A version of this column appeared originally in USA TODAY.
With Americans telling pollsters that they disproportionately disapprove of Barack Obama's job performance in his first term, advocates of his re-election must promise the public that another four years would represent a dramatic improvement.
But to keep that promise the president must overcome a "second-term curse" which constitutes one of the iron rules of the American presidency. Since the origins of the Republic, every re-elected president met with more frustrations and fewer notable triumphs in a second term than in his first.
The record of rocky, often scandal-plagued second terms applied even to the most admired chief executives, very much including George Washington (who coped with wrenching cabinet squabbles, a rebellion in Pennsylvania, and the hugely unpopular Jay's Treaty); Thomas Jefferson (whose Embargo Act left him widely reviled); James Madison (who stumbled into unnecessary war, saw the White House burned by Brits and New England states talking secession), Grover Cleveland (who presided over the devastating Depression of 1893, and top-secret cancer surgery to his jaw shortly after inauguration for his non-consecutive second term); Woodrow Wilson (who suffered a stroke and rejection of his League of Nations plans); and even FDR (who experienced the "Little Depression" of 1937-38, the disastrous "Court Packing" plan, and huge GOP gains in off-year elections before seeking his unprecedented third term in 1940).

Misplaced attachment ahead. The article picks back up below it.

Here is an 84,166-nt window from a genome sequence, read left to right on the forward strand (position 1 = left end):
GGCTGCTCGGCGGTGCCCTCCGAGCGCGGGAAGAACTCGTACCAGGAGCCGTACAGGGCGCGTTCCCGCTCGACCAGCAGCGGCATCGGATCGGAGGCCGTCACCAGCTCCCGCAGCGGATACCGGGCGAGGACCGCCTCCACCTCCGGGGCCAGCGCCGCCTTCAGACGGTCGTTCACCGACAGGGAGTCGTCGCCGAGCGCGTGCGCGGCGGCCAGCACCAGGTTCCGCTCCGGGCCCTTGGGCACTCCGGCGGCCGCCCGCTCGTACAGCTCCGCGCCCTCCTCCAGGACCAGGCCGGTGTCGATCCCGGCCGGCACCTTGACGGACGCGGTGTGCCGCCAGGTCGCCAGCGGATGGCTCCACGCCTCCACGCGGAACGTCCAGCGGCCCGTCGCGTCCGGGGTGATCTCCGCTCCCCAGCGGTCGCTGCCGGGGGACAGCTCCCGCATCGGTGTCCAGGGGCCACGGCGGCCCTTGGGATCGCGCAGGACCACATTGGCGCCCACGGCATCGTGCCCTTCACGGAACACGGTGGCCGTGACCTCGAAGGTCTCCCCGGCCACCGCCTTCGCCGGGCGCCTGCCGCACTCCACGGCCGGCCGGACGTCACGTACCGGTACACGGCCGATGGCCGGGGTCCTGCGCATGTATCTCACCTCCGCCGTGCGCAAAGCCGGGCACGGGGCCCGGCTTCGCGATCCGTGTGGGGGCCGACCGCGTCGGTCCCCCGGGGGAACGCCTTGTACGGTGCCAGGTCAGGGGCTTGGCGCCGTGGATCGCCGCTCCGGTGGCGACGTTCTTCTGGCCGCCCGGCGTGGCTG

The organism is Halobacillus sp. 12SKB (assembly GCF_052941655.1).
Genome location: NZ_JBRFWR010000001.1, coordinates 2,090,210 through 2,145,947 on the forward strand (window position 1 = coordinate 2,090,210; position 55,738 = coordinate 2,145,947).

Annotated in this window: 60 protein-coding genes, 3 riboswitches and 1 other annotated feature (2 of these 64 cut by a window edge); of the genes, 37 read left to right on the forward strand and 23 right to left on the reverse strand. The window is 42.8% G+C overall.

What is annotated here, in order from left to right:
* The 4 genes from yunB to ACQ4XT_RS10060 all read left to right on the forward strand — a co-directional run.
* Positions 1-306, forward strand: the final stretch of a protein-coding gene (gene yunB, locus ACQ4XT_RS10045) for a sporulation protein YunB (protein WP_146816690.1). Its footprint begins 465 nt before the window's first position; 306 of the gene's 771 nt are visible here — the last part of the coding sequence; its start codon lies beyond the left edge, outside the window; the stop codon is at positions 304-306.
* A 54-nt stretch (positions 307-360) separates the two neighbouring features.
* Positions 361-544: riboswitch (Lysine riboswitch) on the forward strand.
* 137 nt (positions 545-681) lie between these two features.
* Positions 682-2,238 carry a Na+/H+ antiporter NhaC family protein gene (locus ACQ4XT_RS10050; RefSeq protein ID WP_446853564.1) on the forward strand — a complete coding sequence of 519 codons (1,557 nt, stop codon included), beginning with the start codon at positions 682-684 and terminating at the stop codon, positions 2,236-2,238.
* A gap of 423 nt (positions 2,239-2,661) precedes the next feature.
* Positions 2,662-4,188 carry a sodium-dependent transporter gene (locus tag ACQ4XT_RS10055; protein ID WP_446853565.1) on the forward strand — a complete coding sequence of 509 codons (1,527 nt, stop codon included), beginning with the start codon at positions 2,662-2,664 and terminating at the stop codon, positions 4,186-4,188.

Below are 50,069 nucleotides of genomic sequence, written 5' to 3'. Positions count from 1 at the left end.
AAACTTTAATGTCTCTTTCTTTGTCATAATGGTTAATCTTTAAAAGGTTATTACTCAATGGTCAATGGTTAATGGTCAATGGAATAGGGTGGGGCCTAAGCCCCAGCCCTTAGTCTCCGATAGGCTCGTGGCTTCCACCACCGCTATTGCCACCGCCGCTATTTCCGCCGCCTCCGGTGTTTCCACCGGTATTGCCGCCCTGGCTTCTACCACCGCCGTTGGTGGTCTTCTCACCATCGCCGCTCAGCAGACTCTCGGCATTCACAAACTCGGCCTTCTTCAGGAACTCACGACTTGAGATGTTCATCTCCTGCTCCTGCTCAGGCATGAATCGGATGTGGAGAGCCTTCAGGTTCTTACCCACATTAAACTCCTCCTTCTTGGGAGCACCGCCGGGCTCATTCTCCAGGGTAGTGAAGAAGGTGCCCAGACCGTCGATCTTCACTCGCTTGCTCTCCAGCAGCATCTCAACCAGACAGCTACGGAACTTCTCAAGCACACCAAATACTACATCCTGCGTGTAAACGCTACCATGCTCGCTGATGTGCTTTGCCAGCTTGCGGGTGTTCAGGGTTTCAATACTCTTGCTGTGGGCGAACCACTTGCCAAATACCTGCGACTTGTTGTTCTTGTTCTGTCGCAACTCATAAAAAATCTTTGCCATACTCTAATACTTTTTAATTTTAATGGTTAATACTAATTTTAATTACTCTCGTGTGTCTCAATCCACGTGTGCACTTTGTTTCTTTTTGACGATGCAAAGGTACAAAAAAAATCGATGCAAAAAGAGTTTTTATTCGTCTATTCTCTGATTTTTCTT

Republican heroes Dwight Eisenhower and Ronald Reagan both weathered major scandals in their second terms (with resignation of Ike's compromised top aide Sherman Adams, and Reagan's humiliating Iran-Contra debacle) as well as witnessing huge Congressional gains for Democrats two years before they left office. Even more dramatically, Richard Nixon went from triumphant re-election (carrying forty-nine states in 1972) to resignation in disgrace mid-way through his second term, while Bill Clinton's return trip to the White House produced painful polarization and an impeachment crisis.
Most recently, George W. Bush pushed ambitious initiatives for Social Security and immigration reform that both collapsed in his second term, before Hurricane Katrina, Democratic takeover of Congress and the economic meltdown of 2008 added to his woes.
Lincoln never confronted the second-term reverses that afflicted other chief executives because Booth killed him just five weeks after his second inauguration. William McKinley (another popular president who had just concluded a triumphant war) also avoided losing the public’s admiration when he met an assassin’s bullet just six months into his second term.